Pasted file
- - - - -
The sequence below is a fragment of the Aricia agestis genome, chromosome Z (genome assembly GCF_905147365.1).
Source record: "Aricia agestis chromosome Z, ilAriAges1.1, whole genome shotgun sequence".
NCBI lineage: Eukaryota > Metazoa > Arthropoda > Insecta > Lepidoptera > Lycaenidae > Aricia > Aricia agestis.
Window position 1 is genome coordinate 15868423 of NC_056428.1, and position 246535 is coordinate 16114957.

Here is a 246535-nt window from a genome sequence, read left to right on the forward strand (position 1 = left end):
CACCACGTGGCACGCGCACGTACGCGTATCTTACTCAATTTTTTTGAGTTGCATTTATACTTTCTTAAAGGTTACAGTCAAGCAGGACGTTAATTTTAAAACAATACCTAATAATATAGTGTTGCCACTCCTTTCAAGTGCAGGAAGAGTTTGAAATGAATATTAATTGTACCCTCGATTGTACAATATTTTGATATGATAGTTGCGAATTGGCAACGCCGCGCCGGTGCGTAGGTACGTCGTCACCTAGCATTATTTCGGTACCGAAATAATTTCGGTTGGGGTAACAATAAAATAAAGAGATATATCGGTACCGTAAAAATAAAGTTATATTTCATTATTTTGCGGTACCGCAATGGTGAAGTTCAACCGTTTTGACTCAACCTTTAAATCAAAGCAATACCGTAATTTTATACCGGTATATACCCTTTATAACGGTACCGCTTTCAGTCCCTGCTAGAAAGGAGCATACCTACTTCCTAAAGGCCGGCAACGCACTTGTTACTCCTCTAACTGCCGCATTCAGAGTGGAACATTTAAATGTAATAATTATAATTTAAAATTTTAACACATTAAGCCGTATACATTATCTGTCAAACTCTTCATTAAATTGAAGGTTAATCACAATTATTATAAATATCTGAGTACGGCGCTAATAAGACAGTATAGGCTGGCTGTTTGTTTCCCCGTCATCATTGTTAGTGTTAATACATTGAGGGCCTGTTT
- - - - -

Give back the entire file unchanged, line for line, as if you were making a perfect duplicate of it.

The sequence below is a fragment of the Aricia agestis genome, chromosome Z (genome assembly GCF_905147365.1).
Source record: "Aricia agestis chromosome Z, ilAriAges1.1, whole genome shotgun sequence".
NCBI lineage: Eukaryota > Metazoa > Arthropoda > Insecta > Lepidoptera > Lycaenidae > Aricia > Aricia agestis.
Window position 1 is genome coordinate 15868423 of NC_056428.1, and position 246535 is coordinate 16114957.

Here is a 246535-nt window from a genome sequence, read left to right on the forward strand (position 1 = left end):
CACCACGTGGCACGCGCACGTACGCGTATCTTACTCAATTTTTTTGAGTTGCATTTATACTTTCTTAAAGGTTACAGTCAAGCAGGACGTTAATTTTAAAACAATACCTAATAATATAGTGTTGCCACTCCTTTCAAGTGCAGGAAGAGTTTGAAATGAATATTAATTGTACCCTCGATTGTACAATATTTTGATATGATAGTTGCGAATTGGCAACGCCGCGCCGGTGCGTAGGTACGTCGTCACCTAGCATTATTTCGGTACCGAAATAATTTCGGTTGGGGTAACAATAAAATAAAGAGATATATCGGTACCGTAAAAATAAAGTTATATTTCATTATTTTGCGGTACCGCAATGGTGAAGTTCAACCGTTTTGACTCAACCTTTAAATCAAAGCAATACCGTAATTTTATACCGGTATATACCCTTTATAACGGTACCGCTTTCAGTCCCTGCTAGAAAGGAGCATACCTACTTCCTAAAGGCCGGCAACGCACTTGTTACTCCTCTAACTGCCGCATTCAGAGTGGAACATTTAAATGTAATAATTATAATTTAAAATTTTAACACATTAAGCCGTATACATTATCTGTCAAACTCTTCATTAAATTGAAGGTTAATCACAATTATTATAAATATCTGAGTACGGCGCTAATAAGACAGTATAGGCTGGCTGTTTGTTTCCCCGTCATCATTGTTAGTGTTAATACATTGAGGGCCTGTTT